What else can you think of for dog park safety? Enjoy the spring weather and be safe!

Maya & Puddle of Mud @ Dog Park

Maya finds a big puddle of mud along one of the dog park nature trails.

Maya Goes for a Swim @ Dog Park

Maya gets to go swimming at the dog park so she can get all the mud washed off.

Maya Meets Dog Swimming @ Dog Park

Maya fetches her frisbee from the water and another dog at the park meets her at the edge.

Maya Finds Someting in the Water

What is that in the water, Maya?

Maya Finds a Bottle in the Water

Look what I found!

Maya Takes Away Garbage

Maya, that’s garbage. We have to go throw it away. Thanks for taking it out of the water.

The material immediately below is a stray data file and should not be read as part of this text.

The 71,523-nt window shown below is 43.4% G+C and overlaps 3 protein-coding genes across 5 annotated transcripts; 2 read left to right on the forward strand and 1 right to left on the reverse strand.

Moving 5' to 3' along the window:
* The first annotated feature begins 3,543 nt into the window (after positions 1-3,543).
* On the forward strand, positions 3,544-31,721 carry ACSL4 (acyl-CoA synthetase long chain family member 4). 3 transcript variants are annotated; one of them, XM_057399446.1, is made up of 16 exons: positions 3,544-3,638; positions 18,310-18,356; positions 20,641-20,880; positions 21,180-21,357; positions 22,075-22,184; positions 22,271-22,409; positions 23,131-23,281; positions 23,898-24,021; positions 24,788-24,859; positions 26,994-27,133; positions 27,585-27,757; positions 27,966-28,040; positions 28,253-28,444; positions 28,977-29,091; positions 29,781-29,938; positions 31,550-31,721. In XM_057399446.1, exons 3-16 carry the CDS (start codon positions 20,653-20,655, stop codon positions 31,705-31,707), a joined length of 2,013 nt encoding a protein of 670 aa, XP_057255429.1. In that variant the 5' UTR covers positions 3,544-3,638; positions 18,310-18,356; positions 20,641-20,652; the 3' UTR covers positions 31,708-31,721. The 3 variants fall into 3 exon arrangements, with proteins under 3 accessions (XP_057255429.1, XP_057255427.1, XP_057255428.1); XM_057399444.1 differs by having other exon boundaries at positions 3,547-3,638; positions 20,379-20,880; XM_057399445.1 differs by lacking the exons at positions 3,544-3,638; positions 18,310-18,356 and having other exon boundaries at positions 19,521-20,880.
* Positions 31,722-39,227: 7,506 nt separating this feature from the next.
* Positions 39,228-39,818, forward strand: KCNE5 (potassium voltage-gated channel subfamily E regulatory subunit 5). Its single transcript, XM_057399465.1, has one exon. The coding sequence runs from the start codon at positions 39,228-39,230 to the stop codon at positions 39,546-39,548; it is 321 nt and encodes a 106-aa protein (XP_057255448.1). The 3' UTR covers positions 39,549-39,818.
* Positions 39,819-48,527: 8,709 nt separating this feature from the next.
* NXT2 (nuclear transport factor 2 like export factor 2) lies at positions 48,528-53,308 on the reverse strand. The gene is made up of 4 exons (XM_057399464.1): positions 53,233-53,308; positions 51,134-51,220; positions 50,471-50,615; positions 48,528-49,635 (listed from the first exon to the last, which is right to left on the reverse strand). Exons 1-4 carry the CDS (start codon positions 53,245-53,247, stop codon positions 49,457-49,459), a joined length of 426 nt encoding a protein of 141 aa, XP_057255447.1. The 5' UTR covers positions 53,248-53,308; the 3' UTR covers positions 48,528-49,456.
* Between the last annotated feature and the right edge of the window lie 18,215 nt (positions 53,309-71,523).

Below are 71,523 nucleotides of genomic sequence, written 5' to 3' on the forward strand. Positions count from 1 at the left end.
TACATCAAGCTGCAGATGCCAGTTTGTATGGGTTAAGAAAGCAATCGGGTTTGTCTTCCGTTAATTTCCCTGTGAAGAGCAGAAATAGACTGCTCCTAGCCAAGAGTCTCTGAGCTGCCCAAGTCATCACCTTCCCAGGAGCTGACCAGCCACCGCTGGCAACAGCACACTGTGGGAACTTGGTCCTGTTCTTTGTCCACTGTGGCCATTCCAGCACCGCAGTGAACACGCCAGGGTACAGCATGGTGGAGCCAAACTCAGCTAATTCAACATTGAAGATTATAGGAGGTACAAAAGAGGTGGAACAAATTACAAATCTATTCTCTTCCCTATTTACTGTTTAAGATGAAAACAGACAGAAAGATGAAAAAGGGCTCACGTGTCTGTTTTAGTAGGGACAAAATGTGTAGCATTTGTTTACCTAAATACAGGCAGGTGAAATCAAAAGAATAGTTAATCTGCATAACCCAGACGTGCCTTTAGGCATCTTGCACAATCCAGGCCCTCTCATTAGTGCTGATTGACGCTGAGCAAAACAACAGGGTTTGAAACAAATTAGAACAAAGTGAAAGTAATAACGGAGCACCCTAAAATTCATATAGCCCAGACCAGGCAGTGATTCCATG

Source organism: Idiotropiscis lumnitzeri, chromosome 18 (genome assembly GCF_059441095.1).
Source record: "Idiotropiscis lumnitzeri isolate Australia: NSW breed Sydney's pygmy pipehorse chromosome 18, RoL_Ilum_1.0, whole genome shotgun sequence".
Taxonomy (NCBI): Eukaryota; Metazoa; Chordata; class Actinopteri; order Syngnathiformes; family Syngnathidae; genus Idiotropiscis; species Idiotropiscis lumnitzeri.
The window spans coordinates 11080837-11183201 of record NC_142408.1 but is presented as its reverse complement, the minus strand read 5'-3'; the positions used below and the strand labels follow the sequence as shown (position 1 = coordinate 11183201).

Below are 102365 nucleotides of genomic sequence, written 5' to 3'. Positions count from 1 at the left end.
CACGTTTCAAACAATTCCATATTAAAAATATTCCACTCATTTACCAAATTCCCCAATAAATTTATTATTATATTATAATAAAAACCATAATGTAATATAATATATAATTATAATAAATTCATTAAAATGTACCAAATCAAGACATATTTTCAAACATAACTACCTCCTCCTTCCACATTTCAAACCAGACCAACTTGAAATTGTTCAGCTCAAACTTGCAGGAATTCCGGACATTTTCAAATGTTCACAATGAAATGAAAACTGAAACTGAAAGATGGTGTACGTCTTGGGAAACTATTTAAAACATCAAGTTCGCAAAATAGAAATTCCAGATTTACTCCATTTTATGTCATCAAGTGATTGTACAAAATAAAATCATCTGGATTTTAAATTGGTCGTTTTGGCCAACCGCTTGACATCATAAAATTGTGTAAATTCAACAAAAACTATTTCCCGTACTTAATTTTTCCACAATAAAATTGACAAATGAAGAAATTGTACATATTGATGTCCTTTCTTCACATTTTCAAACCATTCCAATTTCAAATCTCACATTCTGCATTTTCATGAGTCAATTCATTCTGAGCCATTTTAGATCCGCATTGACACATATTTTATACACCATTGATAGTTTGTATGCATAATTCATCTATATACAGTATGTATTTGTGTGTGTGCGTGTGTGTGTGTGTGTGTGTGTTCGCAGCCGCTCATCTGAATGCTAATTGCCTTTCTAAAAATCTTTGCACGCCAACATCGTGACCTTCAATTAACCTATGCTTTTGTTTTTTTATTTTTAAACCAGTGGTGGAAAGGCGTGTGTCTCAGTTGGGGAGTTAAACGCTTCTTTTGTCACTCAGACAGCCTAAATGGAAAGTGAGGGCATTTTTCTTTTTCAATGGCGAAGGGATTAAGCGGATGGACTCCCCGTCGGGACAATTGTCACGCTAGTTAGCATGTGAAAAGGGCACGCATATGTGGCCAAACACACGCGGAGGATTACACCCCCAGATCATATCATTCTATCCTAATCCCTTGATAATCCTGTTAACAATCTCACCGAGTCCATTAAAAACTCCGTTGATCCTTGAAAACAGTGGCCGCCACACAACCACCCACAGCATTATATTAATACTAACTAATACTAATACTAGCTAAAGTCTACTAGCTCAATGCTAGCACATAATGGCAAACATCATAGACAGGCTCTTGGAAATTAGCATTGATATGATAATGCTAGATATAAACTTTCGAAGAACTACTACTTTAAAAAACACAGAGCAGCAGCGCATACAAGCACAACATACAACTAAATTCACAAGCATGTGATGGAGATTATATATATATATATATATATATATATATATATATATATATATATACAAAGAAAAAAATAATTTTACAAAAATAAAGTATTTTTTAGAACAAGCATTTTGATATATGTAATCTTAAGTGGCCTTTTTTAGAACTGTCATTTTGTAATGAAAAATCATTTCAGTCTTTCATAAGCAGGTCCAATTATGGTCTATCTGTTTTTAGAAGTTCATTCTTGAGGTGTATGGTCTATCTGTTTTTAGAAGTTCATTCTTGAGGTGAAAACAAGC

Maya at Clinton Lake in Lawrence, KS

Maya really likes the stream at the dog park in Lawrence, Kansas. (Part of Clinton Lake)

 

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3 Responses to “Pet Safety Saturday – Dog Park Safety”

  1. Flea:

    I love your stream! You know, most of those rules apply to children at the park or the mall. All good common sense rules. Thank you!

  2. snoopy@snoopysdogblog:

    Lots of great tips! It’s good Maya is so well trained that she’ll probably come back, Mum doesn’t think I would if I saw a squirrel or cat to chase! Luckily our dog park is fenced, plus I also have a GPS on my collar if I ever did somehow escape somewhere – helps Mum to relax a little 🙂

    Have fun,

    Your pal Snoopy 🙂

  3. SephiAndMaya:

    A GPS collar is a good idea. Maya has gone off before to chase a rabbit, but luckily the rabbit escaped down a hole nearby. Thanks for stopping by, Snoopy! :0)